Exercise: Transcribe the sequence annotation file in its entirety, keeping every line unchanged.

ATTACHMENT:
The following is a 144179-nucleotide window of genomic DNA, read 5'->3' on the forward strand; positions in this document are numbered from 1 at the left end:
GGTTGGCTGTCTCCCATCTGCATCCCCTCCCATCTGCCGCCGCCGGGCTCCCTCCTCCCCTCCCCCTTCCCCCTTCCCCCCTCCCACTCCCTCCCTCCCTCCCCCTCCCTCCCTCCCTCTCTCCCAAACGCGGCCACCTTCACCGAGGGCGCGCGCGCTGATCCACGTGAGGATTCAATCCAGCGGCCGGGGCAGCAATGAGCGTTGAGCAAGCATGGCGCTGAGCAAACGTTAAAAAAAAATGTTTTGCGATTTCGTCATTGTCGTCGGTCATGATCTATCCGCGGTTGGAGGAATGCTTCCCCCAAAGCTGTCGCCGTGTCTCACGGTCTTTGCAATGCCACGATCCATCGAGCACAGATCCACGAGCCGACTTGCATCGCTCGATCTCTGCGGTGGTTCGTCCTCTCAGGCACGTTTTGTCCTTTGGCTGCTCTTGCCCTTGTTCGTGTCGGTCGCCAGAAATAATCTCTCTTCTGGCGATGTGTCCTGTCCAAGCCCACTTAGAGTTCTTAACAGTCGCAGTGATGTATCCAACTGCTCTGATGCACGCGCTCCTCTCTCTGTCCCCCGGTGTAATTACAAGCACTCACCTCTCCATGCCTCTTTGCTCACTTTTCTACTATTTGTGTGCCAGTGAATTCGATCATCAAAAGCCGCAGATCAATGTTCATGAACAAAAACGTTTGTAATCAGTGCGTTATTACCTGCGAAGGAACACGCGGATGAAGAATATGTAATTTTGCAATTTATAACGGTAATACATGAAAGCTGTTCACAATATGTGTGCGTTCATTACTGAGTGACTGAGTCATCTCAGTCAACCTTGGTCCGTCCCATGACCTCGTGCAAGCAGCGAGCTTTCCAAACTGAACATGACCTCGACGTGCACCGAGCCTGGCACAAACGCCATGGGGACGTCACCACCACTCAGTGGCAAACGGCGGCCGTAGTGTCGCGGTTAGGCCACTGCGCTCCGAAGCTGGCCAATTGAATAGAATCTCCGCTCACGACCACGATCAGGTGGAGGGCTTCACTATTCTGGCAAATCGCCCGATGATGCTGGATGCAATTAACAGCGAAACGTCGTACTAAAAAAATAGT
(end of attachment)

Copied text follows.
The following is a 144179-nucleotide window of genomic DNA, read 5'->3' on the forward strand; positions in this document are numbered from 1 at the left end:
GGTTGGCTGTCTCCCATCTGCATCCCCTCCCATCTGCCGCCGCCGGGCTCCCTCCTCCCCTCCCCCTTCCCCCTTCCCCCCTCCCACTCCCTCCCTCCCTCCCCCTCCCTCCCTCCCTCTCTCCCAAACGCGGCCACCTTCACCGAGGGCGCGCGCGCTGATCCACGTGAGGATTCAATCCAGCGGCCGGGGCAGCAATGAGCGTTGAGCAAGCATGGCGCTGAGCAAACGTTAAAAAAAAATGTTTTGCGATTTCGTCATTGTCGTCGGTCATGATCTATCCGCGGTTGGAGGAATGCTTCCCCCAAAGCTGTCGCCGTGTCTCACGGTCTTTGCAATGCCACGATCCATCGAGCACAGATCCACGAGCCGACTTGCATCGCTCGATCTCTGCGGTGGTTCGTCCTCTCAGGCACGTTTTGTCCTTTGGCTGCTCTTGCCCTTGTTCGTGTCGGTCGCCAGAAATAATCTCTCTTCTGGCGATGTGTCCTGTCCAAGCCCACTTAGAGTTCTTAACAGTCGCAGTGATGTATCCAACTGCTCTGATGCACGCGCTCCTCTCTCTGTCCCCCGGTGTAATTACAAGCACTCACCTCTCCATGCCTCTTTGCTCACTTTTCTACTATTTGTGTGCCAGTGAATTCGATCATCAAAAGCCGCAGATCAATGTTCATGAACAAAAACGTTTGTAATCAGTGCGTTATTACCTGCGAAGGAACACGCGGATGAAGAATATGTAATTTTGCAATTTATAACGGTAATACATGAAAGCTGTTCACAATATGTGTGCGTTCATTACTGAGTGACTGAGTCATCTCAGTCAACCTTGGTCCGTCCCATGACCTCGTGCAAGCAGCGAGCTTTCCAAACTGAACATGACCTCGACGTGCACCGAGCCTGGCACAAACGCCATGGGGACGTCACCACCACTCAGTGGCAAACGGCGGCCGTAGTGTCGCGGTTAGGCCACTGCGCTCCGAAGCTGGCCAATTGAATAGAATCTCCGCTCACGACCACGATCAGGTGGAGGGCTTCACTATTCTGGCAAATCGCCCGATGATGCTGGATGCAATTAACAGCGAAACGTCGTACTAAAAAAATAGT